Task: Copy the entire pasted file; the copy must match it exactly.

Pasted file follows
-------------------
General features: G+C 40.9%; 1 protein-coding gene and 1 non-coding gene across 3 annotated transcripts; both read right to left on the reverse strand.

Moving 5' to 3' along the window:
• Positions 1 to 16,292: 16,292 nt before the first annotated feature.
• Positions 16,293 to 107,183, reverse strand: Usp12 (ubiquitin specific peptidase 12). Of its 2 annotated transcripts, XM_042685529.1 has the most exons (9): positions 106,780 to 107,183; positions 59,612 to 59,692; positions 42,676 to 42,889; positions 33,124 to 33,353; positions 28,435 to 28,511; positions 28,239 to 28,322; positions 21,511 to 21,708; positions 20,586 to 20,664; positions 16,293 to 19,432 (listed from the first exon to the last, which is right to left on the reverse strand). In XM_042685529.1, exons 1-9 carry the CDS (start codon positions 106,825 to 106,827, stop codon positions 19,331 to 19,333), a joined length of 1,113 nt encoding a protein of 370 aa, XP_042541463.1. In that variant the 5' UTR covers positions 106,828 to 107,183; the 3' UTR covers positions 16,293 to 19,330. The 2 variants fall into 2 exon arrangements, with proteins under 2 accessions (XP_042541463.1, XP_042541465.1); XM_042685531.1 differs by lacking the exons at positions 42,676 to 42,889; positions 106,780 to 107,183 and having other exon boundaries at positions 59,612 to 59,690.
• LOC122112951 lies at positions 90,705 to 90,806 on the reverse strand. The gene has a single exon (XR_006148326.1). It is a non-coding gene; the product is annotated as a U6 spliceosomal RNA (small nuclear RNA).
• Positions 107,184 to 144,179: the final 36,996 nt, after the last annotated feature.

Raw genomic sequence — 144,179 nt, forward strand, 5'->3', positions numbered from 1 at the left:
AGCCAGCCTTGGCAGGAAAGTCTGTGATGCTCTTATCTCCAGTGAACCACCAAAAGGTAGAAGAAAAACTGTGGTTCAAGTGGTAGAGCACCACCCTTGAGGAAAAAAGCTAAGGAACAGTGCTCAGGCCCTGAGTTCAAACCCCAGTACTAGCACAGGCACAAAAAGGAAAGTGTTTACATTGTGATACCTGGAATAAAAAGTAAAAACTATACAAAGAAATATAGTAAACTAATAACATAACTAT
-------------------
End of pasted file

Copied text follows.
General features: G+C 40.9%; 1 protein-coding gene and 1 non-coding gene across 3 annotated transcripts; both read right to left on the reverse strand.

Moving 5' to 3' along the window:
• Positions 1 to 16,292: 16,292 nt before the first annotated feature.
• Positions 16,293 to 107,183, reverse strand: Usp12 (ubiquitin specific peptidase 12). Of its 2 annotated transcripts, XM_042685529.1 has the most exons (9): positions 106,780 to 107,183; positions 59,612 to 59,692; positions 42,676 to 42,889; positions 33,124 to 33,353; positions 28,435 to 28,511; positions 28,239 to 28,322; positions 21,511 to 21,708; positions 20,586 to 20,664; positions 16,293 to 19,432 (listed from the first exon to the last, which is right to left on the reverse strand). In XM_042685529.1, exons 1-9 carry the CDS (start codon positions 106,825 to 106,827, stop codon positions 19,331 to 19,333), a joined length of 1,113 nt encoding a protein of 370 aa, XP_042541463.1. In that variant the 5' UTR covers positions 106,828 to 107,183; the 3' UTR covers positions 16,293 to 19,330. The 2 variants fall into 2 exon arrangements, with proteins under 2 accessions (XP_042541463.1, XP_042541465.1); XM_042685531.1 differs by lacking the exons at positions 42,676 to 42,889; positions 106,780 to 107,183 and having other exon boundaries at positions 59,612 to 59,690.
• LOC122112951 lies at positions 90,705 to 90,806 on the reverse strand. The gene has a single exon (XR_006148326.1). It is a non-coding gene; the product is annotated as a U6 spliceosomal RNA (small nuclear RNA).
• Positions 107,184 to 144,179: the final 36,996 nt, after the last annotated feature.

Raw genomic sequence — 144,179 nt, forward strand, 5'->3', positions numbered from 1 at the left:
AGCCAGCCTTGGCAGGAAAGTCTGTGATGCTCTTATCTCCAGTGAACCACCAAAAGGTAGAAGAAAAACTGTGGTTCAAGTGGTAGAGCACCACCCTTGAGGAAAAAAGCTAAGGAACAGTGCTCAGGCCCTGAGTTCAAACCCCAGTACTAGCACAGGCACAAAAAGGAAAGTGTTTACATTGTGATACCTGGAATAAAAAGTAAAAACTATACAAAGAAATATAGTAAACTAATAACATAACTAT